Try following different social media sites that offer a window into the culture of others. When you see stories and news popping up in your feed from a different perspective, it helps create more complex associations with people beyond the limited stereotypes that exist in your brain. These are a few suggestions to get you started.
Our science partners call this exercise “seeking individuating information,” roughly translated, it means, look for ways to understand issues through personal stories rather than esoteric headlines about groups.
When you hear directly from real people, your brain connects emotionally and activates empathy. This is one step toward deconstructing stereotypes and seeing people as the fascinating individuals they are. This documentary about Nina Simone takes you on her wild ride — all her dreams and demons shared honestly. With Miss Simone’s otherworldly talents, you can’t help but feel something.
Cultural immersion for the whole family.
Kids start to form stereotypes as early as 3 years old. Their brains are like sponges soaking up environmental cues. It’s important they get exposed to different cultures, it adds dimension to their ideas about people and creates an emotional connection. Movies are a great way for the whole family to share a cultural journey. Try some entertainment options that give you and the kids a window into another world. Coco checks all the boxes; easy for kids to connect, they learn something about a culture and have a good laugh (and cry) along the way. Enjoy.
Whether it’s fiction or non-fiction, stories offer depth and perspective from worlds unknown. As you add more detail, context, understanding, and emotion to your very limited ideas about people and places, your brain starts to expand on the simple stereotypes that exist because of lack of exposure.
Hasan is American but has the unique perspective of growing up here with parents from another world. He is currently a correspondent on the Daily Show, but this Netflix special is a fantastic journey through his childhood. This pacy, laugh-a-minute show explores his struggle to process his cultural history and the awkward experience of being brown and misunderstood. You are along for the emotional ride as he grapples with how to prove his patriotism and the struggle to reconcile his love of a country that doesn’t see him as equal. Laugh, cry, laugh and clap, not a minute goes by without you being glued to his story.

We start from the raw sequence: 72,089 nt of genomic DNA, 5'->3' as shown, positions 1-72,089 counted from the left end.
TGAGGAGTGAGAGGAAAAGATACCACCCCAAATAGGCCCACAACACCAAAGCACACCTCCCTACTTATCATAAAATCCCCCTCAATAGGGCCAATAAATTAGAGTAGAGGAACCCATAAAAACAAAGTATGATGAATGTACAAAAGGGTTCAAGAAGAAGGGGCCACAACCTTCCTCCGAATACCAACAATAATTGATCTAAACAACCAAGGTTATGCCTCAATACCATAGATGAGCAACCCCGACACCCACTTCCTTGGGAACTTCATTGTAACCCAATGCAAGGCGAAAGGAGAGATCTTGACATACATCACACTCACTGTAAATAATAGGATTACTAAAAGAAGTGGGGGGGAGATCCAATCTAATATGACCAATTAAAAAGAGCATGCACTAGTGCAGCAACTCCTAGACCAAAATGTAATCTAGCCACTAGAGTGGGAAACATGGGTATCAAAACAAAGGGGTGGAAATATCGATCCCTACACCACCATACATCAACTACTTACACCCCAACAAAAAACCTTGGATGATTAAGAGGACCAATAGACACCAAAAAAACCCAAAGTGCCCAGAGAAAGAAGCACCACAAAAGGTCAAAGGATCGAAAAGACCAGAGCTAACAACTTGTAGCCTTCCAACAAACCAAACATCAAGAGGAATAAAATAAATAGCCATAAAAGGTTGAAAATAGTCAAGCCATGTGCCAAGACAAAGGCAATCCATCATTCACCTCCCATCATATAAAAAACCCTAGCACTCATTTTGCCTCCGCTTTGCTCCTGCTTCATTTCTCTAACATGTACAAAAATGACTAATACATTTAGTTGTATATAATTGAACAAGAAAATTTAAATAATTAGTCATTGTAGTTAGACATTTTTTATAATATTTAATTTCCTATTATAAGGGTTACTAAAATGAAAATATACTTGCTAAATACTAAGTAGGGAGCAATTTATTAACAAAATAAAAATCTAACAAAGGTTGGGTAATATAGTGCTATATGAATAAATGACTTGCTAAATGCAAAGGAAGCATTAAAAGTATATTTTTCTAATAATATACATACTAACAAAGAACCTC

This documentary takes you on a deep dive into the world of hair in the black culture. Not only is it funny, smart, and surprising, you are left with a rich understanding of a subject that often feels taboo. Cultural insight helps us connect on a personal level and develop empathy for those that are different than us. This documentary isn’t just about hair, it’s about life, money, time, and health.
The acting, writing, and directing in this movie transform you from a watcher on the outside to the feeling you are a fly on the wall, observing from the inside. The reward is a deeper level of empathy, an understanding of the complexity and tension around friendship and ethnicity, and a wonderfully rich context for all that occurs in Oakland, CA. There are role reversals, love troubles, family dynamics, and neighborhood hoohaa, but just when you think you know what to expect…you get
a surprise. It’s not all about tension, there is levity, too, plenty to chuckle about and connect with, regardless of race or gender.
~ Rated R – must be over 17 yrs old to watch this movie.
Who is Dolores?
Someone Carlos Santana believes should be more well-known. He produced this documentary about civil rights activist Dolores Huerta and her fearless and strategic work on behalf of farm workers in the 1960’s. She is an American rebel with a cause, and at 82 is still optimistic that equality is possible.
Exploring culture from another perspective helps your brain give up on simple stereotypes and replaces judgment with curiosity.
You can rent this documentary on YouTube for $3.99
Museums are a great way to explore different cultures. Try to visit a museum once a month that exposes you to different ideas or is promoting diverse artists. This museum happens to be in Jackson, Mississippi.
Callaloo is a kids’ media company developed to empower children to be global citizens through cultural literacy. These stories can help kids stay curious about and connect with others who don’t look like them. Check out @callalookid books or watch one of their short shows on YouTube. If you’re really lucky, go to one of their puppet plays and learn a thing or two yourself. http://www.callalookids.com
Take a musical trip with Muslim rapper Neelam Hakeem. Follow her on social media and let her bust all of your stereotypes.
Sherman Alexie started out writing poems, but encouraged by a flash of certainty that his destiny lay in literature, he moved on to novels. His stories often have the rhythmic feel of a spoken word performance; direct, emotional, letting you in on ALL the truths. It is a Native American perspective that is seldom shared. We have a long history of segregation and subjugation, but we are optimistic that we can evolve to enjoy the riches of cultural diversity in a way that nourishes everyone.